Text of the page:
We also find characteristics whose effects are not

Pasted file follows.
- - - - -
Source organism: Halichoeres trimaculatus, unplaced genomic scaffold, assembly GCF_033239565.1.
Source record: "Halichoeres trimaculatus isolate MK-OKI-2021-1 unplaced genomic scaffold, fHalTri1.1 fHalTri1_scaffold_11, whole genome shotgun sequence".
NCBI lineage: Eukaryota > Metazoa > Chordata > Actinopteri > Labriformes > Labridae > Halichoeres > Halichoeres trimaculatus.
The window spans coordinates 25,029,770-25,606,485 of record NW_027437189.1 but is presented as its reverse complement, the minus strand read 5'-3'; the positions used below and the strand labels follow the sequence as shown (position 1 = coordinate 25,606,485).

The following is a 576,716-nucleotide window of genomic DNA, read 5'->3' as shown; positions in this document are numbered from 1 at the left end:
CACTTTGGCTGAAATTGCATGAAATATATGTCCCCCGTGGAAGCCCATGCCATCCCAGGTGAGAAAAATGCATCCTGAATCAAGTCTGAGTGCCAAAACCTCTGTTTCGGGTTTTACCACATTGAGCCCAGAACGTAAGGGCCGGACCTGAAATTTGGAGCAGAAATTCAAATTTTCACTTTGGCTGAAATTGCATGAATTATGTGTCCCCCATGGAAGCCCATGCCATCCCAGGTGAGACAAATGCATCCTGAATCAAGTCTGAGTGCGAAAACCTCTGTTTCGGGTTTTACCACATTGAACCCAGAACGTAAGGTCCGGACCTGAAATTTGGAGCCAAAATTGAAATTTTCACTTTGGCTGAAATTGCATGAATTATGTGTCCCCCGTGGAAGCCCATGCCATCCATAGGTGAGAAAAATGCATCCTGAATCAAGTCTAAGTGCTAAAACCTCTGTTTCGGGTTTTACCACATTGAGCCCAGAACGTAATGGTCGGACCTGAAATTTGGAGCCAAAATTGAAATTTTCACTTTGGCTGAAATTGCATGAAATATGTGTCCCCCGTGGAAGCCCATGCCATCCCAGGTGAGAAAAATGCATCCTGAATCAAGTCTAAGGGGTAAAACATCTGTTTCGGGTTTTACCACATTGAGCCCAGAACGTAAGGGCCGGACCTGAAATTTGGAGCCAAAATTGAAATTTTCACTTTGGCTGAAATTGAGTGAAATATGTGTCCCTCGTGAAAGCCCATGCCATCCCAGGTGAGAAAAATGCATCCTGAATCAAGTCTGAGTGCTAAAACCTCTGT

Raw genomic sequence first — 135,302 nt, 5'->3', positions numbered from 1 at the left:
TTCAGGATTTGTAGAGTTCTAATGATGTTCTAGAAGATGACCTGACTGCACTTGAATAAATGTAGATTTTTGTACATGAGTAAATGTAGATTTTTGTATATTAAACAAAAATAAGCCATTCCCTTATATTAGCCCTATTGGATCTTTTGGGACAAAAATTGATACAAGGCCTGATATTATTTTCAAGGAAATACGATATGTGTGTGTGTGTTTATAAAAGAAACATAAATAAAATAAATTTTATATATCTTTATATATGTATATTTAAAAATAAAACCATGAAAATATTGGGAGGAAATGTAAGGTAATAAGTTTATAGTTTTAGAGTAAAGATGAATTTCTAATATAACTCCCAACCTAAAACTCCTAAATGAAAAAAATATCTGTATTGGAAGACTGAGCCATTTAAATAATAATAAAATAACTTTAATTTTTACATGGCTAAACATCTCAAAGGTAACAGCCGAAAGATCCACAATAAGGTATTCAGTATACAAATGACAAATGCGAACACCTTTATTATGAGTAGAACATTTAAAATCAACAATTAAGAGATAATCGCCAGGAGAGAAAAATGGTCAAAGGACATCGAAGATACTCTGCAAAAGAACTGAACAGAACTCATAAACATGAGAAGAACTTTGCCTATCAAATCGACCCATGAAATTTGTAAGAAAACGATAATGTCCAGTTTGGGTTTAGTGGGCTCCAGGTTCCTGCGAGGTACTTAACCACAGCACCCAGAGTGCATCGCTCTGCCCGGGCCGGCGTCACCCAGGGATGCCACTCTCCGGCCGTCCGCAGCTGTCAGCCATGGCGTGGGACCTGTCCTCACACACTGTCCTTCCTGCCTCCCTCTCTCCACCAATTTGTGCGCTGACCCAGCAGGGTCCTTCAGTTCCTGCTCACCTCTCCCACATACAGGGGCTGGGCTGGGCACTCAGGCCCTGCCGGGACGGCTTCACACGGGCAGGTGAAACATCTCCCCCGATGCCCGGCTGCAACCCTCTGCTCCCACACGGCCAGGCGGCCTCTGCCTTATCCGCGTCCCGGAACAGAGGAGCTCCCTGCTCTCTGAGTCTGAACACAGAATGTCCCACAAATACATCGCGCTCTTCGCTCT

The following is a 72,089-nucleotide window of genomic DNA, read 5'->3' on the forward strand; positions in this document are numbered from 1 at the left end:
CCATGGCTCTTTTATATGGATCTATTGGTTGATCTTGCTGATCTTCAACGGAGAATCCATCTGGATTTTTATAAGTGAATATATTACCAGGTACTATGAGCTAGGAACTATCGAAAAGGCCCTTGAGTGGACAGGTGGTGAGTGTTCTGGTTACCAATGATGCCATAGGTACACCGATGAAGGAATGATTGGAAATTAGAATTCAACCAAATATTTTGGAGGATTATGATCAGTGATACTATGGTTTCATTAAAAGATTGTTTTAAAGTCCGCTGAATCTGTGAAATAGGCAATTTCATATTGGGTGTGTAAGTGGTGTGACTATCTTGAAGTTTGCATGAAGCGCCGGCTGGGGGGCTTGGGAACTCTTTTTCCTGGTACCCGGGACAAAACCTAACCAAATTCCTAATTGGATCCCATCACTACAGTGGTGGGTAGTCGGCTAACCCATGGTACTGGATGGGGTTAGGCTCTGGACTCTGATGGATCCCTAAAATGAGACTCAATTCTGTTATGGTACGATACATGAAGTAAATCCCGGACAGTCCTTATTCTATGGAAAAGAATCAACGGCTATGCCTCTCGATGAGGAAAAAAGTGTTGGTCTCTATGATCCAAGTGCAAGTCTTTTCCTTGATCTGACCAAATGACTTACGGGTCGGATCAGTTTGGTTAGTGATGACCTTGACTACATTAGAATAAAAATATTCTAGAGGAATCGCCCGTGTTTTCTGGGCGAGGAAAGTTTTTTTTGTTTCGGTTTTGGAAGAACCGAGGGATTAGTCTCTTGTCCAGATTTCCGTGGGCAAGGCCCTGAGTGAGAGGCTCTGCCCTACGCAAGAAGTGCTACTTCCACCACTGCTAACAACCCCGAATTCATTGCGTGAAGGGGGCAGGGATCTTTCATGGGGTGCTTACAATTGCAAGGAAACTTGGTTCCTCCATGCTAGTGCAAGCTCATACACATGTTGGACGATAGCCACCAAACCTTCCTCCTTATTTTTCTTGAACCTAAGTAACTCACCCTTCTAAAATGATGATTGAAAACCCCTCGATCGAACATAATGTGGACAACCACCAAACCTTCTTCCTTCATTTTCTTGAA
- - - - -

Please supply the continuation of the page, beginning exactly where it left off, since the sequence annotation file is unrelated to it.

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Unformatted text preview: nce on the committee of only independent directors who 26 meet more than twice a year. For the board of directors, we find that board size and competence, as measured by the average experience as board members for the firm and with other firms, are negatively associated with earnings management. We also find characteristics whose effects are not the same on the likelihood of incomeincreasing and income-decreasing discretionary accruals. The proportion of short-term stock options held by non-executive members of the audit committee seems to increase the likelihood of positive earnings management but to decrease the likelihood of negative earnings management, although the latter result is not significant. This result indicates that this type of compensation for directors does not necessarily improve monitoring, but may create incentives that reduce the quality of their control on financial statement reliability. At the board level, we find that non-executive directors’ ownership stake in the firm is negatively associated with negative earnings management whereas its association with positive earnings management, although not significant, is positive. These two results raise serious doubts about the overall effectiveness of using financial motivation to align the interests of these directors with those of the shareholders. While these measures may be appropriate for creating shareholder value, they may reduce the ability of non-executive directors to monitor the reliability of financial statements. While the results of this study seem to support the effectiveness of the reform called for by various groups and enacted by the SEC and many Stocks Exchanges in reducing earnings management, further research is needed to examine how boards of directors and audit committees fulfill their financial reporting monitoring responsibilities. 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